Resolving oil, gas supply barriers | The Jakarta Post

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Indonesia has become a net oil importer, as domestic production meets less than 50 percent of total consumption. Today, oil imports are a major contributor to the balance of payments deficit.

The discovery of new oil reserves is quite small. Of the almost 2 billion barrels oil equivalent (BOE) found in Southeast Asia over the past 10 years to 2012, only less than one quarter was discoveered in Indonesia.

This mismatch between production and consumption has raised the issue of our energy independence and security due to excessive energy imports and subsidies.

Insufficient investment in exploration and production, and the inadequate deployment of secondary and tertiary oil recovery are the major reasons for production decline.

Production Sharing Contracts (PSCs), which have been an important part of our oil and gas sector over many decades, face an unprecedented risk for their existence. Uncertainty — regulatory risk — surrounding the extension of existing PSCs has affected the confidence of PSC investors and constrained efforts to increase production.

As of now, close to half the active PSCs in place for current operations and supply of oil and gas will end within the next 10 years. The expiry of existing PSCs has reduced incentives for exploration of both new deep-sea oil reserves and secondary/tertiary oil recovery.

To decrease our excessive reliance on oil, we have begun to increasingly utilize gas as an important alternative source of domestic energy supply. Our National Economic Committee (KEN) has emphasized the use of natural gas to meet long-term domestic demand.

However, this has not been without fundamental challenges. As a key liquefied natural gas (LNG)world exporter for a number of decades, we have had to balance our export obligations — long-term LNG contracts — with increased domestic demand.

We have also followed a policy to maintain low domestic gas prices to encourage large industrial customers and power generation. But this, together with perceived regulatory risk, has discouraged PSC holders from making further investment.

Gas transmission and distribution pipelines — necessary for gas to flow from gas blocks to demand centers — are not well integrated due to a lack of open access arrangement. Shale gas and coal-bed methane have been very limited because of low incentives.

As a result, while production of gas has remained steady in recent years, domestic gas supply is insufficient to keep up with our demand for oil substitutes. This, accordingly, requires imported LNG, which is, of course, more expensive.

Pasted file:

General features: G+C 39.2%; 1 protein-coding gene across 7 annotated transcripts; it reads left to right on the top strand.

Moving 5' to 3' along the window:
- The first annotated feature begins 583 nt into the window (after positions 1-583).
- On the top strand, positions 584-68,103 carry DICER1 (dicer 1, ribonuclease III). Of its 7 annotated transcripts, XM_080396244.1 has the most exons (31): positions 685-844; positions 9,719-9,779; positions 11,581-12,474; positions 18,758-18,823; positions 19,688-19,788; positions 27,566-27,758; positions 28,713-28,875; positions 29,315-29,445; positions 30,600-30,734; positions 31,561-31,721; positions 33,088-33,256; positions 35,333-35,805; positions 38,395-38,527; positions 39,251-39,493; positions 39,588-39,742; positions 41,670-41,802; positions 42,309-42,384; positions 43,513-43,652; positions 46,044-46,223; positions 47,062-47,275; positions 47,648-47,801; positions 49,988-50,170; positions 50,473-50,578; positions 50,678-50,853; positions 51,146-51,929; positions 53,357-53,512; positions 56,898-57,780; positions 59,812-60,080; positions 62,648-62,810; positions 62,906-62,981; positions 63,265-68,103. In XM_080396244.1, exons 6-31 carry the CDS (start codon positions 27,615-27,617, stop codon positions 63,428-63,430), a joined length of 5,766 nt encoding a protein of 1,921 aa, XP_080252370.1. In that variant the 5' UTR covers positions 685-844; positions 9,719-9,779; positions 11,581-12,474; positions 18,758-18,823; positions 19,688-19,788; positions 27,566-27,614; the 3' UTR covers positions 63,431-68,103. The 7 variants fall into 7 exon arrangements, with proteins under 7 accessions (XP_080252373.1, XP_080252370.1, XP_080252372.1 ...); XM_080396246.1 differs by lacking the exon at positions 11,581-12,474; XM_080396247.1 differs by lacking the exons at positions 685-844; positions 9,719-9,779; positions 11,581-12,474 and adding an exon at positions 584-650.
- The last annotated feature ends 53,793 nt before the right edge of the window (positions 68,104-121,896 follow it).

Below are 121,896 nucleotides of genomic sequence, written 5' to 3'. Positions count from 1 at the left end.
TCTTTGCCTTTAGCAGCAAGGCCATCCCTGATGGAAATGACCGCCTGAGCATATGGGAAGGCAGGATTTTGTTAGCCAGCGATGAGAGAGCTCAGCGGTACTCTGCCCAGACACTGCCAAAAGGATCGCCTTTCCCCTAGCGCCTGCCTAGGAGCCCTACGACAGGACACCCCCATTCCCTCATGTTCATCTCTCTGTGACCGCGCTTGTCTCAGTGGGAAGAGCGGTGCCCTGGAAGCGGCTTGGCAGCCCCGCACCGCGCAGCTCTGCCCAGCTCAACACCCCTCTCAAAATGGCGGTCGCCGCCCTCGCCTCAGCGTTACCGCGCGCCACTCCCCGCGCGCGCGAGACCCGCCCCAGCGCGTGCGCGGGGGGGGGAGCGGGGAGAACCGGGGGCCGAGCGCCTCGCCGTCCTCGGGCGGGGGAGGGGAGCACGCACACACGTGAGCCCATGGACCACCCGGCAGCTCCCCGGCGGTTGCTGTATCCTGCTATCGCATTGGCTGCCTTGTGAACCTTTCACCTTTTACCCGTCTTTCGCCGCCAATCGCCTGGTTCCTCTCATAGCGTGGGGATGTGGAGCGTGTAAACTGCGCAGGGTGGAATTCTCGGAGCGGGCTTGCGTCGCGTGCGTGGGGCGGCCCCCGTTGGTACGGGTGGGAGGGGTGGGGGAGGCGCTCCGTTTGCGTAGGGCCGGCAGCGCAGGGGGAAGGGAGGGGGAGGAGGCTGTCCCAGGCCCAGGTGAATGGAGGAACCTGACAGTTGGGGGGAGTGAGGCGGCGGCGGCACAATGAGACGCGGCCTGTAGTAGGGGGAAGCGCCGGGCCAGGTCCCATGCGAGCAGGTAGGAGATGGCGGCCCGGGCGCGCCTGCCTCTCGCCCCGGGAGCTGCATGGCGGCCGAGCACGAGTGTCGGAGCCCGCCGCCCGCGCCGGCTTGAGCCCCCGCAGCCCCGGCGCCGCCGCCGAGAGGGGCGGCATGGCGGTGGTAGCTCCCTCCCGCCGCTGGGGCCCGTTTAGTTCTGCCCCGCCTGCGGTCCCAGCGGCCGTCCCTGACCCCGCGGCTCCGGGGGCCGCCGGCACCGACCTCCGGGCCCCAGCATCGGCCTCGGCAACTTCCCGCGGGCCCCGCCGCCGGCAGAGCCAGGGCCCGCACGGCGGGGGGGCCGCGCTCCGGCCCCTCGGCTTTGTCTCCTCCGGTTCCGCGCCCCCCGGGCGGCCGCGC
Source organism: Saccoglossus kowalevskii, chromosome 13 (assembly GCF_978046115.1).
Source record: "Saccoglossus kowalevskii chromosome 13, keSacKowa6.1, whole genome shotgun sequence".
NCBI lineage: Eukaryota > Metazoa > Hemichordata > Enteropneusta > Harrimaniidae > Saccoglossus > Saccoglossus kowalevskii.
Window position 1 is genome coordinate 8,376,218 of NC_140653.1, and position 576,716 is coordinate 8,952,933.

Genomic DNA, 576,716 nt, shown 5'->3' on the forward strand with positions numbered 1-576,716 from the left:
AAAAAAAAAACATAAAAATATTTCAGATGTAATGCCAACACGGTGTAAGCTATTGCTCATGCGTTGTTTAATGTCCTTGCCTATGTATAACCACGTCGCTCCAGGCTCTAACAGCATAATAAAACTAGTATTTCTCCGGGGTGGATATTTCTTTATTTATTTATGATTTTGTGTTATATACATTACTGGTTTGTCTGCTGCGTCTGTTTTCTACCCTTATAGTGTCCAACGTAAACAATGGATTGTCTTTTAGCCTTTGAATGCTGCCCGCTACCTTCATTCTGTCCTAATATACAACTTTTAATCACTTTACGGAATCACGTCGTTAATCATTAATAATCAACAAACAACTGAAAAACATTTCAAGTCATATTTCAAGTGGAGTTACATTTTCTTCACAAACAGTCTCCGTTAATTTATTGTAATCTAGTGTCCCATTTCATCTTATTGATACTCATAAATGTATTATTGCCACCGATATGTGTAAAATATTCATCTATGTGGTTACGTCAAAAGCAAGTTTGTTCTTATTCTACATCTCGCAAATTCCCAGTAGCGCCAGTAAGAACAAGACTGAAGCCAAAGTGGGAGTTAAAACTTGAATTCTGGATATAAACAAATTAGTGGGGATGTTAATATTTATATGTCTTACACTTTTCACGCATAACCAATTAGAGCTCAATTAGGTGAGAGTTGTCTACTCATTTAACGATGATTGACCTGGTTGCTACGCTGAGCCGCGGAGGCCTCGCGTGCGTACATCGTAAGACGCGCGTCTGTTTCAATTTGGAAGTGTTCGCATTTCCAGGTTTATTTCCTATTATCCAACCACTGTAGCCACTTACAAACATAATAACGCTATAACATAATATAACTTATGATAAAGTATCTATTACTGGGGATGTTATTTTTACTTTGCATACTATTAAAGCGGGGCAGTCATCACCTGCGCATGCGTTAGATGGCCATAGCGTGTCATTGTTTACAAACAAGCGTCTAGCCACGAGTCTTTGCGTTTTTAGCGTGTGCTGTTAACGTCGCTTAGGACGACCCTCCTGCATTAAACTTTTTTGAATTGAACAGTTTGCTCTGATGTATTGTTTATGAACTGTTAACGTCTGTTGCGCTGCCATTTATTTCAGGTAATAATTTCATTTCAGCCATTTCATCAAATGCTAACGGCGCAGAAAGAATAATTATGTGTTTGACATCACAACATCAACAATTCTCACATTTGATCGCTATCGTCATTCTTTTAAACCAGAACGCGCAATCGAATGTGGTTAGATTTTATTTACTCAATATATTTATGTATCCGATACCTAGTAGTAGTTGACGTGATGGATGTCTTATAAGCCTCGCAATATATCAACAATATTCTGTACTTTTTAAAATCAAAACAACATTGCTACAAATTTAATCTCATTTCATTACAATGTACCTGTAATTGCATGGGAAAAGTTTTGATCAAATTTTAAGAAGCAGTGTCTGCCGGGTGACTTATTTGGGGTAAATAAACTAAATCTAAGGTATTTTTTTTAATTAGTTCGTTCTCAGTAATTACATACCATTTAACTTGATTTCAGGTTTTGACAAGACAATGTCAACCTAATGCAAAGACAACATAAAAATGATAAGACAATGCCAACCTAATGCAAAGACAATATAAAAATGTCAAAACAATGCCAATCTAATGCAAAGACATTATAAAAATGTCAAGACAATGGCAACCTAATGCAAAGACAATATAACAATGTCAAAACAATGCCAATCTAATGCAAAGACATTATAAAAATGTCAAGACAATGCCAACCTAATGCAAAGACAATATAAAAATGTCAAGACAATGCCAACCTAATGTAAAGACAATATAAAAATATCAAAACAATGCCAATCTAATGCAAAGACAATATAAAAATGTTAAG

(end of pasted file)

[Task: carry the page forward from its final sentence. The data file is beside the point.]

To resolve supply constraints and fulfill demand, the new government has to immediately carry out a comprehensive analysis of regional oil and gas basins to identify new potential reserves to be offered to PSC holders.

Early exploration in a number of strategic hydrocarbon basins, such as East Natuna and the deep-sea Kutai basins, should be given high priority. These basins have sizable reserves with a high percentage of recoverable natural gas. Once gas is found, exploitation from these basins will provide significant long-term energy sources for economic development, domestic industries and the local economy.

Focus is also needed to increase production in existing oil wells through the application of Enhanced Oil Recovery (EOR) technologies. With more than three-quarters of today’s oil and gas production being extracted from 40-year-old blocks, EOR will be the solution to maintain a high production rate through secondary/tertiary recovery.

Issues with respect to the property rights of EOR technologies, as well as the cost of acquiring the technologies, need to be resolved between the new government and PSC holders. Cooperation in conducting research, preparing feasibility studies and the application of EOR pilot projects is necessary.

A cost-sharing mechanism to absorb some of the costs of implementing expensive EOR technologies needs to be invented.

Moreover, the provision of proper incentives for secondary/tertiary recovery, such as profit sharing and credit-investment mechanisms, will be essential.

In addition, reforms to the existing PSC allocation and extension mechanism should be made an urgent priority.

Fundamentally, when a contract expires, the concession belongs to the government, which is free to do with it as it wishes, of course, for the benefit our country and people. We can allow the existing PSC holder to carry on for a further period, with or without additional commitments; we can terminate the contract and carry out a tender for the license; or we can award the concession to our state-owned oil company.

The prerogative to extend a PSC, or award a new one, is with the government. But it is important to have an investor-friendly PSC-extension mechanism.

It is crucial to have the decision–making process for the transfer of expiring PSCs made in a timely fashion, with a decision made long before the PSC expires.

This is so PSC holders have certainty to inject the necessary funding for operations, as well as continuous investment, and will not let field production decline when licenses are expiring.

Both the implementation of EOR and a clear mechanism for PSC extension/termination will help resolve oil and gas supply constraints.

Failure to execute the two will jeopardize not only our energy supply through loss of supply capacity but also our economy.

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